The symposium: Culture as daimonic conversation [Book Review]
David Bourget (Western Ontario)
David Chalmers (ANU, NYU)
Rafael De Clercq
Jack Alan Reynolds
Learn more about PhilPapers
Human Studies 21 (4):437-454 (1998)
The present essay focuses on the relation between conversation and culture. Through a reading of Plato's "Symposium," it highlights a conversation which reflects on culture while in its midst, combining critique with erotic ritual. Eros, the selected topic of the Symposium, is described by Socrates as a Daimon, a being between God and mortal, whose intermediary state reflects back on conversation itself as daimonic, and on culture as daimonic conversation. This notion of conversation serves as a basis for a cultural critique, on the one hand, of an anthropology that limits itself to an observation of culture as closed and defined forms and, on the other hand, of demonic rather than daimonic notions of conversation.
|Keywords||Philosophy Philosophy Modern Philosophy Philosophy of the Social Sciences Political Philosophy Sociolinguistics|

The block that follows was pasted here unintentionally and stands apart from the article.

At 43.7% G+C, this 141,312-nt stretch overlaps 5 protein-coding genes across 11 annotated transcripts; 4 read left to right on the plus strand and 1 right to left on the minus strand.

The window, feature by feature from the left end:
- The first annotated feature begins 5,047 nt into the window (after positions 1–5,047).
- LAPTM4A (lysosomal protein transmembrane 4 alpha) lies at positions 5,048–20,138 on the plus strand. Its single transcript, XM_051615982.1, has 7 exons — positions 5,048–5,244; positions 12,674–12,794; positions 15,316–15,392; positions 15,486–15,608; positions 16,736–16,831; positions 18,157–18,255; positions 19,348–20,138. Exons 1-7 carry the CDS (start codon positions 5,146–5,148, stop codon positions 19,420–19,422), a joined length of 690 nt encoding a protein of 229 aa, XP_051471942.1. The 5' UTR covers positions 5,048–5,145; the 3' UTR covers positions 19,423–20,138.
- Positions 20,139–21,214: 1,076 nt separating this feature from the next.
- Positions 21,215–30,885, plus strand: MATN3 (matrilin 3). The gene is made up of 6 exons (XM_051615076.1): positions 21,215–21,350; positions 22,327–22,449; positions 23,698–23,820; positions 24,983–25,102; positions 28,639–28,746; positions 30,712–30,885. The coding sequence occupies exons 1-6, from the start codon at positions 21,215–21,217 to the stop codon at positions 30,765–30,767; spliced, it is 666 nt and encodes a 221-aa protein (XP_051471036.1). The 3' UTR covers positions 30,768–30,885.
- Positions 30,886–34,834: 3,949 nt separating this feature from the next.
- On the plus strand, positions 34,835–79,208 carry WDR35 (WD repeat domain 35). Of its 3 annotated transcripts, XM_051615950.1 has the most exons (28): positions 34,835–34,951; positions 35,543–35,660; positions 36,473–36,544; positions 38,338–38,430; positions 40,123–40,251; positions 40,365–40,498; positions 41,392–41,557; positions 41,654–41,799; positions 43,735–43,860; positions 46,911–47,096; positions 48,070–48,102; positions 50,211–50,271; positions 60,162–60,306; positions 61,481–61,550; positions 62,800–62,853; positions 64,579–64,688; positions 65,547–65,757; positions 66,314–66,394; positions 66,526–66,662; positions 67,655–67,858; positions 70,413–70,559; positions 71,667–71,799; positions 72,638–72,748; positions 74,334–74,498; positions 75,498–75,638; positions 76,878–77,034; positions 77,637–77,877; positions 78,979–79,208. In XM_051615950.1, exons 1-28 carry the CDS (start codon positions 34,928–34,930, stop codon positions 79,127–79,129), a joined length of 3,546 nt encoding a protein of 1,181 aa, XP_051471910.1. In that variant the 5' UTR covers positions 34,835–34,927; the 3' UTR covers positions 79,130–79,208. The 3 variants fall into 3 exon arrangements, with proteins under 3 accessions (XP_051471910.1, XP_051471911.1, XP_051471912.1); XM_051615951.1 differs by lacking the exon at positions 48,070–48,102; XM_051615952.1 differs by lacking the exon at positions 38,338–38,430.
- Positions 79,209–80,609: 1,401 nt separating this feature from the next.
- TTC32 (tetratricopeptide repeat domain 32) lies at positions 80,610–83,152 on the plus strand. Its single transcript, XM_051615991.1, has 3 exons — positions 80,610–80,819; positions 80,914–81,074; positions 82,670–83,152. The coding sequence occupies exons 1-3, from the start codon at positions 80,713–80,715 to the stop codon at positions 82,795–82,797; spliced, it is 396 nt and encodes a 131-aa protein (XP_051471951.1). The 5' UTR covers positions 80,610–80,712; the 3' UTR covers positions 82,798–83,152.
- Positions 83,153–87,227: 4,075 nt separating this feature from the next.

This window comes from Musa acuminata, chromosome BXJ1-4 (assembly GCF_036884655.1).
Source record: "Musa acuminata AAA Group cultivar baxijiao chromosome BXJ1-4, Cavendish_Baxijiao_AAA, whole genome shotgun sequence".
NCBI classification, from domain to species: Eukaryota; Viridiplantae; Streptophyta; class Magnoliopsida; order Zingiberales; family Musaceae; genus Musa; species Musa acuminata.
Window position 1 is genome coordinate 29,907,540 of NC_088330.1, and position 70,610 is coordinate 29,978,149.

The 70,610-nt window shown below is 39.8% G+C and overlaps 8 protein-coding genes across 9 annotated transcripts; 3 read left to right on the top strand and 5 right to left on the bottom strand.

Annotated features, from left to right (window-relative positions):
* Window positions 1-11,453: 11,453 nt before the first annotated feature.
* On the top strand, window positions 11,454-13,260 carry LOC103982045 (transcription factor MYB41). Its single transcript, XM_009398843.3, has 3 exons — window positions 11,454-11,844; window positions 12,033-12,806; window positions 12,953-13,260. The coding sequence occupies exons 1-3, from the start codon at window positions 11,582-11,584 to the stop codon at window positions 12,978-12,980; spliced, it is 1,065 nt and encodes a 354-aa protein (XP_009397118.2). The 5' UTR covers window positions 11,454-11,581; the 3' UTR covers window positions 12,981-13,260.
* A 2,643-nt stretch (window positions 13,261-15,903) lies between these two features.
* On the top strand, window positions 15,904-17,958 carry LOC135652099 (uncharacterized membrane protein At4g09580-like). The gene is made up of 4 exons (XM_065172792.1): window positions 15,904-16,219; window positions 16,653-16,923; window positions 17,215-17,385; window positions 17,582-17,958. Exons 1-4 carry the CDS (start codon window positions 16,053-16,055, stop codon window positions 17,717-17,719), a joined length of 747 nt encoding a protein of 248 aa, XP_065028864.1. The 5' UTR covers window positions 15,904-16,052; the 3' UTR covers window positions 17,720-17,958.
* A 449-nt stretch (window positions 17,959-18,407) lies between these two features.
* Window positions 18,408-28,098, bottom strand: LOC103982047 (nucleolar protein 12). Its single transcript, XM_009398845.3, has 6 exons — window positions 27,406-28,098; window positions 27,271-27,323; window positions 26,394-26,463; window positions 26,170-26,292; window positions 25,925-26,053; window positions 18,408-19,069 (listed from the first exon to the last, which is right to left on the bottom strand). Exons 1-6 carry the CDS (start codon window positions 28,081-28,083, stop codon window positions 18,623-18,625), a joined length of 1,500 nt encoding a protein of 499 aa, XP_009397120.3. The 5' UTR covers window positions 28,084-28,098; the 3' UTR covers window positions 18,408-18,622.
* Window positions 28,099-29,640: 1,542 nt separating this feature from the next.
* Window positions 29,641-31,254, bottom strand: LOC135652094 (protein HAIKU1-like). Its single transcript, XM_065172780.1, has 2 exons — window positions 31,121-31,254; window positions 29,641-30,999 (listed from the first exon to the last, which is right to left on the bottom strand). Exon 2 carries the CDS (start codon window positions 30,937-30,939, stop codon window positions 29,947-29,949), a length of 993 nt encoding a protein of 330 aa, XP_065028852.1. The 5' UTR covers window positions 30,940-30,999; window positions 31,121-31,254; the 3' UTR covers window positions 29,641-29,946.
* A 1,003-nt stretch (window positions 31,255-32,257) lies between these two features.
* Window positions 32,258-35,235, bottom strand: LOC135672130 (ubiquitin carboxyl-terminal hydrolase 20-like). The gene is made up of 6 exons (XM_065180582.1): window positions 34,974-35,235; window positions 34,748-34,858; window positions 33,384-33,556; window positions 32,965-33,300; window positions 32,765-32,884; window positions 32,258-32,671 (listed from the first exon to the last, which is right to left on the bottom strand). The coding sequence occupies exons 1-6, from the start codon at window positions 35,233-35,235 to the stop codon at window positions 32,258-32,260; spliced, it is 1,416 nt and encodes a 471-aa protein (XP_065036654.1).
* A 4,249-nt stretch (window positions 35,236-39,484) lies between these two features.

|Categories||categorize this paper)|
Setup an account with your affiliations in order to access resources via your University's proxy server
Configure custom proxy (use this if your affiliation does not provide a proxy)
|Through your library|
References found in this work BETA
No references found.
Citations of this work BETA
No citations found.
Similar books and articles
Shaun Gallagher (2002). Conversations in Postmodern Hermeneutics. In H. Silverman (ed.), Lyotard: Philosophy, Politics, and the Sublime. Routledge.
Adriaan Theodoor Peperzak (2012). Thinking About Thinking: What Kind of Conversation is Philosophy? Fordham University Press.
Paul Fairfield (2002). Gadamer in Conversation. Symposium: The Canadian Journal of Continental Philosophy 6 (2):235-237.
David Vessey & Chris Blauwkamp (2006). Hans-Georg Gadamer “the Incapacity for Conversation” (1972). Continental Philosophy Review 39 (4):351-359.
Elizabeth S. Belfiore (2012). Socrates' Daimonic Art: Love for Wisdom in Four Platonic Dialogues. Cambridge University Press.
Mitchell S. Green (1995). Quantity, Volubility, and Some Varieties of Discourse. Linguistics and Philosophy 18 (1):83 - 112.
Nel Noddings (1994). Conversation as Moral Education. Journal of Moral Education 23 (2):107-118.
Stephen Mulhall (2007). The Conversation of Humanity. University of Virginia Press.
Peter Kreeft (2009). If Einstein Had Been a Surfer: A Surfer, a Scientist, and a Philosopher Discuss a "Universal Wave Theory" or "Theory of Everything". St. Augustine's Press.
Felix Ó Murchadha (2004). A Conversation with Richard Kearney. Symposium: The Canadian Journal of Continental Philosophy 8 (3):667-683.
Added to index2009-01-28
Total downloads14 ( #126,553 of 1,410,301 )
Recent downloads (6 months)1 ( #155,456 of 1,410,301 )
How can I increase my downloads?